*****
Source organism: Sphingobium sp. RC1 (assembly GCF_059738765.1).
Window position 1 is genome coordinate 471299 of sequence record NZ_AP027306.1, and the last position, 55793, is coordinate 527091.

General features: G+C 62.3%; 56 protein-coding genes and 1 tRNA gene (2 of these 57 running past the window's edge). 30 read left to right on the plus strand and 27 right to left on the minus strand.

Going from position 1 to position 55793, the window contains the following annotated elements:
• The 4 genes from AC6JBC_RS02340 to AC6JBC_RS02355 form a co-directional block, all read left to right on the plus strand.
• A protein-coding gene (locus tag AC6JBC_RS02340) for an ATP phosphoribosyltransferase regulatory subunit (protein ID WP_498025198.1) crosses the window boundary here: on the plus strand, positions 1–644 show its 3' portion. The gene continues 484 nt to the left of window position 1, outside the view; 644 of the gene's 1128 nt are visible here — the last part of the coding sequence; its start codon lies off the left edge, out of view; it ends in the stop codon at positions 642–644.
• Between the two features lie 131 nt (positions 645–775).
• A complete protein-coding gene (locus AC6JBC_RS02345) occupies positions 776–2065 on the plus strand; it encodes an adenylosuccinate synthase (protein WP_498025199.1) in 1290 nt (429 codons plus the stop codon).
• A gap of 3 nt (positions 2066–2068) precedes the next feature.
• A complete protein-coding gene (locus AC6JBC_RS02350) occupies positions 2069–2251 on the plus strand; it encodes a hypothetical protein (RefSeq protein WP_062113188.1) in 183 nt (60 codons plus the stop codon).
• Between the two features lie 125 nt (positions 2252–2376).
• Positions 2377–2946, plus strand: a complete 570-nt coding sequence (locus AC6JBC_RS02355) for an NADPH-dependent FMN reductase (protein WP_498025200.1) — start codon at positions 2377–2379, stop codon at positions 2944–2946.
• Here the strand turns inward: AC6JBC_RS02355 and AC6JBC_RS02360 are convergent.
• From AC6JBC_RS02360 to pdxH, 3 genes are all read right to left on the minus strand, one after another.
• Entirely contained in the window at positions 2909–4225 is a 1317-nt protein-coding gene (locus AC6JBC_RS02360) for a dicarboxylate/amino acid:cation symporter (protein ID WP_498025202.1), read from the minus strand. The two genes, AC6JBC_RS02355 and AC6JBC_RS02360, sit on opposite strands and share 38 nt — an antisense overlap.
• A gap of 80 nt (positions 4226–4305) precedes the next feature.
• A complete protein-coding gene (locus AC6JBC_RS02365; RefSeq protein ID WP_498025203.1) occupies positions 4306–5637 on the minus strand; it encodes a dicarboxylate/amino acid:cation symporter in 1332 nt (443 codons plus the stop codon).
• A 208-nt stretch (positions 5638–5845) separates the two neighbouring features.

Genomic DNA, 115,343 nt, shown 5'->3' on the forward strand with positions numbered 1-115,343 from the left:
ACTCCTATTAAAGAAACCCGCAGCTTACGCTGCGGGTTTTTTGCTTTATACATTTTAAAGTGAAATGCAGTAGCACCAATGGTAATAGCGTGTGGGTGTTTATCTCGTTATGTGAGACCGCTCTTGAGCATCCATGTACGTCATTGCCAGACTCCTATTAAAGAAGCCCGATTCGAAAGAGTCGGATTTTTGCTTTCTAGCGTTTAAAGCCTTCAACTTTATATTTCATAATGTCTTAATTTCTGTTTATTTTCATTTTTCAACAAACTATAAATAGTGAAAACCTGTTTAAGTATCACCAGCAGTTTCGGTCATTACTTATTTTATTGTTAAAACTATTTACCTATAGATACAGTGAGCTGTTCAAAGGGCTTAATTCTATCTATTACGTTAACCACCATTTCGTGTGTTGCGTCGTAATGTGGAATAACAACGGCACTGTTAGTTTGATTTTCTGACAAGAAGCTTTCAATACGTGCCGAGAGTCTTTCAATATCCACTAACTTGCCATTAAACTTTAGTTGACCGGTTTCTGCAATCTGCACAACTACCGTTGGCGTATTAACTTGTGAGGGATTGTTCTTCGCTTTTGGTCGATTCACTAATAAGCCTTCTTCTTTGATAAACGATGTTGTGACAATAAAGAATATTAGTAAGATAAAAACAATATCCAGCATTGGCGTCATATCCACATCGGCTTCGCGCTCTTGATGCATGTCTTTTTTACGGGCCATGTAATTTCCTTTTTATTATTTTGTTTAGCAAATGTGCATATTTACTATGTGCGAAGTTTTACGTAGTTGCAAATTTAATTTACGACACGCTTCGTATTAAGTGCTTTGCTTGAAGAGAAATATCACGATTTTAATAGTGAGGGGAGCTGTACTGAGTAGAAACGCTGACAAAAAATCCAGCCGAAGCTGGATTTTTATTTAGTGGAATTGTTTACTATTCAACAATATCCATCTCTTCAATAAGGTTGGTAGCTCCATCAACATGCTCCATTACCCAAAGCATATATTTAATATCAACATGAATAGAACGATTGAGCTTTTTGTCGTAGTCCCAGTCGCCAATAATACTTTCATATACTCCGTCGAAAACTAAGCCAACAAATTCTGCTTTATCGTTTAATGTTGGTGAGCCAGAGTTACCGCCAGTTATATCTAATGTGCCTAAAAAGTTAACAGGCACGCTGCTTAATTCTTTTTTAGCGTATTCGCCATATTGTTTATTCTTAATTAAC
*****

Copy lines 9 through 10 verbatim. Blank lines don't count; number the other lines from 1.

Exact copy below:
• A gap of 3 nt (positions 2066–2068) precedes the next feature.
• A complete protein-coding gene (locus AC6JBC_RS02350) occupies positions 2069–2251 on the plus strand; it encodes a hypothetical protein (RefSeq protein WP_062113188.1) in 183 nt (60 codons plus the stop codon).